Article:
Rumex triangulivalvis (Mexican Dock)

Plant Info
Also known as: White Dock, White Willow Dock, Triangular-valved Dock
Genus:Rumex
Family:Polygonaceae (Buckwheat)
Life cycle:perennial
Origin:native
Habitat:part shade, sun; moist sandy or gravelly soil; wet ditches, fields, roadsides, waste areas, brackish or saline shores
Bloom season:June - July
Plant height:12 to 40 inches
Wetland Indicator Status:GP: FACW MW: FACW NCNE: FAC
MN county distribution (click map to enlarge):Minnesota county distribution map
National distribution (click map to enlarge):National distribution map

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Detailed Information

Flower: Flower shape: 3-petals Flower shape: indistinct Cluster type: panicle Cluster type: whorled

[photo of flower clusters] Branching clusters at the top of the plant, each branch with numerous whorls of 10 to 25 slender-stalked flowers, usually crowded towards the branch tips and may be more widely separated below. Flowers are about 1/8 inch long (2.5 to 3 mm), yellowish-green to greenish-white to pinkish, 3-sided with 2 series of tepals (petals and similar sepals) and the outer tepals much smaller than the inner.

[photo of grains] The 3 inner tepals, also called valves, are mostly triangular, nearly as wide as long, distinctly veined across the surface, the edges flat and slightly jagged. At the base of each inner tepal is a projection called a grain, at least half as long as the tepal at maturity, lance to narrowly egg-shaped typically tapering to a blunt tip, with the grains of the 3 tepals typically all about the same size, sometimes one larger than the others. Tepals are spreading at flowering time, revealing stamens and styles, and close up after pollination. Flower stalks are very slender and smooth, up to 1½ times as long as the inner tepals with a joint in the lower third, often at the base.

Leaves and stems: Leaf attachment: alternate Leaf type: simple

[photo of leaves] Leaves are all alternate, 2½ to 8 inches long, up to 1½ inches wide (5 to 6 times as long as wide), narrowly lance-elliptic, hairless, toothless, pointed at the tip, tapering at the base, with a faint network of veins and mostly flat blades, the edges sometimes slightly wavy but never crinkled. The lowest leaves are long-stalked, becoming shorter stalked as they ascend the stem.

[photo of ocrea and stem] At the base of the stalk is a brownish papery sheath (ocrea) that surrounds the stem and mostly disintegrates with maturity. Stems are stout, erect, hairless, faintly ribbed, usually branched, and may have a waxy bloom.

Fruit: Fruit type: capsule/pod Fruit type: seed without plume

[photo of mature fruit] A flower produces a single seed, wrapped in the persistent tepals, which form a capsule-like structure and dry to rusty brown.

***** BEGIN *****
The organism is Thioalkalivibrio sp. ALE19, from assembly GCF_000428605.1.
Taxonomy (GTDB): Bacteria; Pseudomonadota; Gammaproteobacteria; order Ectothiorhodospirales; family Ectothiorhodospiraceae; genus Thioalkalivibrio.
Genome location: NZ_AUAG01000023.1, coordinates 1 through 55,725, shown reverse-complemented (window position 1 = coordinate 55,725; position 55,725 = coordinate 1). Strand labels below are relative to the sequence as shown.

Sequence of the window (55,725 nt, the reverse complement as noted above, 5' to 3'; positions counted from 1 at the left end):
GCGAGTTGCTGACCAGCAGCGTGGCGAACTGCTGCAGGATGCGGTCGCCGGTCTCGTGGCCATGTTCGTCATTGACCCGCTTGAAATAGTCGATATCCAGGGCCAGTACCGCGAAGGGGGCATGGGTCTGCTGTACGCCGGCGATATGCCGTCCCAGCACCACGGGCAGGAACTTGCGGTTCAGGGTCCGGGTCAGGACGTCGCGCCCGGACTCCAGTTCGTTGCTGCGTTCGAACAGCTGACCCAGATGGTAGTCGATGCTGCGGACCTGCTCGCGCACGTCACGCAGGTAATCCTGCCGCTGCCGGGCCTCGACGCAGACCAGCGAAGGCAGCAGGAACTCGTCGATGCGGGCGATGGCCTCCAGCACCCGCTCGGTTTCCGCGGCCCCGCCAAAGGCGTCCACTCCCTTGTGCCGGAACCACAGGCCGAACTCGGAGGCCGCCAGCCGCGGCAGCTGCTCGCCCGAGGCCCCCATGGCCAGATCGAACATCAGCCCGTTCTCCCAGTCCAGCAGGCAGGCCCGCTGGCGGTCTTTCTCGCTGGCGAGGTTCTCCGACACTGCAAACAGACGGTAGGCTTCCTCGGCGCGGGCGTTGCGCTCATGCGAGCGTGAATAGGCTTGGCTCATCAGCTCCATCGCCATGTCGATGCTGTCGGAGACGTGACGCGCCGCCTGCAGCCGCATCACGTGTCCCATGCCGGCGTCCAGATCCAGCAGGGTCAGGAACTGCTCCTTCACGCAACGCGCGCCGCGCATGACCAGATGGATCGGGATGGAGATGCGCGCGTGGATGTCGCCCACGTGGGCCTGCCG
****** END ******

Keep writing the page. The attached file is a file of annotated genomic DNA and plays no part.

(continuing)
[photo of seeds] Seeds are 3-sided, egg to teardrop-shaped with a short taper at the tip, reddish brown, and 1.7 to 2.2 mm long.

Notes:

Mexican Dock, formerly known as a variety of both Rumex mexicanus and Rumex salicifolius, is a native species of moist soils found throughout most of Minnesota. There are at least 11 similar Rumex species in the state, 5 of which are native. Some of the distinguishing characteristics are whether the leaves are crinkly-wavy or relatively flat, the shape of the inner tepals at maturity, size and shape of the grains, whether the grains on all 3 inner tepals are about the same size, sometimes the length of the flower stalk or where the stalk is jointed or the vein pattern on the leaves. Mexican Dock has flat leaves that may be somewhat wavy but never crinkled along the edge, mostly triangular tepals up to 3 mm long, all 3 grains typically about the same, the flower stalk often jointed at the base, and a faint network of lateral leaf veins. Mexican Dock has one of the smallest tepals of the Minnesota docks.

The narrow, flat leaf blades and lack of a rosette of basal leaves distinguish it from all of the Rumex species with more strongly crinkled-wavy leaves, Curly Dock (Rumex crispus) being the most common. The most similar species are Pale Dock (Rumex altissimus) and Swamp Dock (Rumex verticillatus), both of which also have flat leaves. R. altissimus has proportionately broader leaves (2.5 to 4 times as long as wide) and tepals about twice the size, to 6mm long. R. verticillatus has more loosely arranged clusters of long-stalked flowers and tepals up to 5 mm long that are broadly egg to diamond-shaped to 3-lobed and more rounded at the tip. Patience Dock (Rumex patientia) may have relatively flat leaves, but the tepals are more than twice the size (to 8 mm long), round to kidney-shaped, and typically have a single, tiny grain on each flower.

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More photos

Photos by K. Chayka taken in Ramsey County. Photos courtesy Peter M. Dziuk taken in Ramsey County. Photos courtesy John Thayer taken in Itasca County.

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